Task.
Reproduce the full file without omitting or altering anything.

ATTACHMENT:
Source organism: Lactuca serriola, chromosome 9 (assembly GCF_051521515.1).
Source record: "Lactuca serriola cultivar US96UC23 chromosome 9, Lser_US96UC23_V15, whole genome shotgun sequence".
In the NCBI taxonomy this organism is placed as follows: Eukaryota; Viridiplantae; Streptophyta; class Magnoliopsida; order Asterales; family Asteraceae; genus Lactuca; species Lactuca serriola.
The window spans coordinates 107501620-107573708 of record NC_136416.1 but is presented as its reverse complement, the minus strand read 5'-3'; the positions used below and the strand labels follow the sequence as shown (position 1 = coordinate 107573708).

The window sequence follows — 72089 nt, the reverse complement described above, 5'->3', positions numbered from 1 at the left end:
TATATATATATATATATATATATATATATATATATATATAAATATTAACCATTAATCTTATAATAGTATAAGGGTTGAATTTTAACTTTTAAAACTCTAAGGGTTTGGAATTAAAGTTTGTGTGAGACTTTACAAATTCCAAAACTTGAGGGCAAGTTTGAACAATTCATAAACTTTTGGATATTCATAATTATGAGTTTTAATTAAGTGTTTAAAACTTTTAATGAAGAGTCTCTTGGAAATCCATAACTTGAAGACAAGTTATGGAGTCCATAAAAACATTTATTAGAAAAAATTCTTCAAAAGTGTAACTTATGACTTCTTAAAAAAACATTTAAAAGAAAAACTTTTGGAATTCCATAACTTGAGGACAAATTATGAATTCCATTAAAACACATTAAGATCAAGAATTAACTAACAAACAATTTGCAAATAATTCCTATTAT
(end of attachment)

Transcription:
Source organism: Lactuca serriola, chromosome 9 (assembly GCF_051521515.1).
Source record: "Lactuca serriola cultivar US96UC23 chromosome 9, Lser_US96UC23_V15, whole genome shotgun sequence".
In the NCBI taxonomy this organism is placed as follows: Eukaryota; Viridiplantae; Streptophyta; class Magnoliopsida; order Asterales; family Asteraceae; genus Lactuca; species Lactuca serriola.
The window spans coordinates 107501620-107573708 of record NC_136416.1 but is presented as its reverse complement, the minus strand read 5'-3'; the positions used below and the strand labels follow the sequence as shown (position 1 = coordinate 107573708).

The window sequence follows — 72089 nt, the reverse complement described above, 5'->3', positions numbered from 1 at the left end:
TATATATATATATATATATATATATATATATATATATATAAATATTAACCATTAATCTTATAATAGTATAAGGGTTGAATTTTAACTTTTAAAACTCTAAGGGTTTGGAATTAAAGTTTGTGTGAGACTTTACAAATTCCAAAACTTGAGGGCAAGTTTGAACAATTCATAAACTTTTGGATATTCATAATTATGAGTTTTAATTAAGTGTTTAAAACTTTTAATGAAGAGTCTCTTGGAAATCCATAACTTGAAGACAAGTTATGGAGTCCATAAAAACATTTATTAGAAAAAATTCTTCAAAAGTGTAACTTATGACTTCTTAAAAAAACATTTAAAAGAAAAACTTTTGGAATTCCATAACTTGAGGACAAATTATGAATTCCATTAAAACACATTAAGATCAAGAATTAACTAACAAACAATTTGCAAATAATTCCTATTAT